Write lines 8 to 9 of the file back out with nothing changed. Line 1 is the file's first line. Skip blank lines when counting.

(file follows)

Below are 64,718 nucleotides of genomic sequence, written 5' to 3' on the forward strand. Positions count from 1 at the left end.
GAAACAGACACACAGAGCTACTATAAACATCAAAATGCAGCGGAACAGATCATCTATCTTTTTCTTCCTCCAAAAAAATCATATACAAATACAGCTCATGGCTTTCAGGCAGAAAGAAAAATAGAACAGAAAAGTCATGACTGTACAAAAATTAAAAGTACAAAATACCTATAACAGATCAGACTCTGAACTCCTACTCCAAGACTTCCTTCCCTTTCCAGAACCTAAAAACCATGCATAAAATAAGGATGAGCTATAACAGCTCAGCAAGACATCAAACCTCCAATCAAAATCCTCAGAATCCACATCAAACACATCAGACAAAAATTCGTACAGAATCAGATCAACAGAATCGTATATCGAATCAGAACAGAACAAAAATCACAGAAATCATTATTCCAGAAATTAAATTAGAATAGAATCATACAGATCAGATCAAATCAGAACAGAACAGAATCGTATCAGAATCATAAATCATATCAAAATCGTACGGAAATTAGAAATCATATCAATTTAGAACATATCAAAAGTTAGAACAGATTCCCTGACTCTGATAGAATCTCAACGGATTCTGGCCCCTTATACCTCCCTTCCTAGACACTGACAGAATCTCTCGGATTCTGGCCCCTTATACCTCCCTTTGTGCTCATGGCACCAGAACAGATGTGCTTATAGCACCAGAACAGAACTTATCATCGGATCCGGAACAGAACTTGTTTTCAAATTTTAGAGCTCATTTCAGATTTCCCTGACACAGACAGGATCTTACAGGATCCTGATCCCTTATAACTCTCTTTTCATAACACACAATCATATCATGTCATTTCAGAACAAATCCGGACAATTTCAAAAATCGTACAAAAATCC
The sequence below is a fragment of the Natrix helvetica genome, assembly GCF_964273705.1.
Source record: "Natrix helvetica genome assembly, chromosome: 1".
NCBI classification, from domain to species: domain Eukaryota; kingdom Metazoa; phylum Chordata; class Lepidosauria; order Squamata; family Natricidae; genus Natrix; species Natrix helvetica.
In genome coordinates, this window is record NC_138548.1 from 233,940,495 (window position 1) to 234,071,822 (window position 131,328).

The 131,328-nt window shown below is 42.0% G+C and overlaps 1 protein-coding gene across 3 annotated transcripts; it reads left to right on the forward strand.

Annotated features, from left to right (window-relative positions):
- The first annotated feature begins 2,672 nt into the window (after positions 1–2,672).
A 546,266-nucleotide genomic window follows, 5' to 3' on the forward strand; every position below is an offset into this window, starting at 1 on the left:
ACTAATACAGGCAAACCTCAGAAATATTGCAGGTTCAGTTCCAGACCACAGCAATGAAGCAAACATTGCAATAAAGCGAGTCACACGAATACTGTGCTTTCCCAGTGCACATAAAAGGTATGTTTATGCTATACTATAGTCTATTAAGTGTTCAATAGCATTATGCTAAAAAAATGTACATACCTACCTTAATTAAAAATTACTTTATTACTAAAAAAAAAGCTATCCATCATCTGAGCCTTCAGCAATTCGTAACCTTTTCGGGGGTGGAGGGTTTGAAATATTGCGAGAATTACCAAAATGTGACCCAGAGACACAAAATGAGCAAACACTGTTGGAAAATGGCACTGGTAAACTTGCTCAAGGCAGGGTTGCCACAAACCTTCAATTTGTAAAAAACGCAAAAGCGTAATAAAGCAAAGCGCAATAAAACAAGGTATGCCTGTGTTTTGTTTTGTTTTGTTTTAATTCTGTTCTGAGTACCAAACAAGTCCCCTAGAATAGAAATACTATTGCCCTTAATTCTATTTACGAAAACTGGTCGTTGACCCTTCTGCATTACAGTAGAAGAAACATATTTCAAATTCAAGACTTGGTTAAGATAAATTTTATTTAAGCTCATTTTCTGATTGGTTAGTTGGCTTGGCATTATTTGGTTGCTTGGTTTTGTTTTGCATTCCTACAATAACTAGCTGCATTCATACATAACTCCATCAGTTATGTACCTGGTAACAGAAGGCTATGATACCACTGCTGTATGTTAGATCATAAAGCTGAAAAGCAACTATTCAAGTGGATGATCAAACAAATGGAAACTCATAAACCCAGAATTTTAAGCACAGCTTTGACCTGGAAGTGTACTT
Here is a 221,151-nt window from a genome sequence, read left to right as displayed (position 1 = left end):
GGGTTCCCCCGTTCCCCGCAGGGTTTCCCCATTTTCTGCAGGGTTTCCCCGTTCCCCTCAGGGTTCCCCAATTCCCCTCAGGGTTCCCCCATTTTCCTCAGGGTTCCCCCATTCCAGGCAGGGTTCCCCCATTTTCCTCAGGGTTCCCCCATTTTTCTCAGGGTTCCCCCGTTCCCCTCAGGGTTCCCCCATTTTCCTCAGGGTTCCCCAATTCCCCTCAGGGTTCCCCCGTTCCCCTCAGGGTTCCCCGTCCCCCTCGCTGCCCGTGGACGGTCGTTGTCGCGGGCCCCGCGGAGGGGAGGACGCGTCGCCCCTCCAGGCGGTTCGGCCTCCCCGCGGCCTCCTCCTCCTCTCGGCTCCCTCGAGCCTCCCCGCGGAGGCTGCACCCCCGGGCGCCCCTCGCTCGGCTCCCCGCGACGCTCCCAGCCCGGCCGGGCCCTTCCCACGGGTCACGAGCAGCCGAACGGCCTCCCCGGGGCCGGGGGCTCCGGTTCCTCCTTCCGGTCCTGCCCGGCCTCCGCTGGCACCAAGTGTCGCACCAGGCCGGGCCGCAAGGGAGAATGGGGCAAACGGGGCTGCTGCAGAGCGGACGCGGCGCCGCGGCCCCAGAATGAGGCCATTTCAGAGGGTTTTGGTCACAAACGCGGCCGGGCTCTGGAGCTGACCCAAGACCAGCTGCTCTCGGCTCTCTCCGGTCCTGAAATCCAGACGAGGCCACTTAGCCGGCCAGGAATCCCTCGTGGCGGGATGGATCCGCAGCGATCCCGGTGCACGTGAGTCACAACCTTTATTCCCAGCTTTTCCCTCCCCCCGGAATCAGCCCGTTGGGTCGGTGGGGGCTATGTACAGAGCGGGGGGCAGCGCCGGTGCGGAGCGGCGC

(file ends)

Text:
Annotated features, from left to right (window-relative positions):
- The first annotated feature begins 2,672 nt into the window (after positions 1–2,672).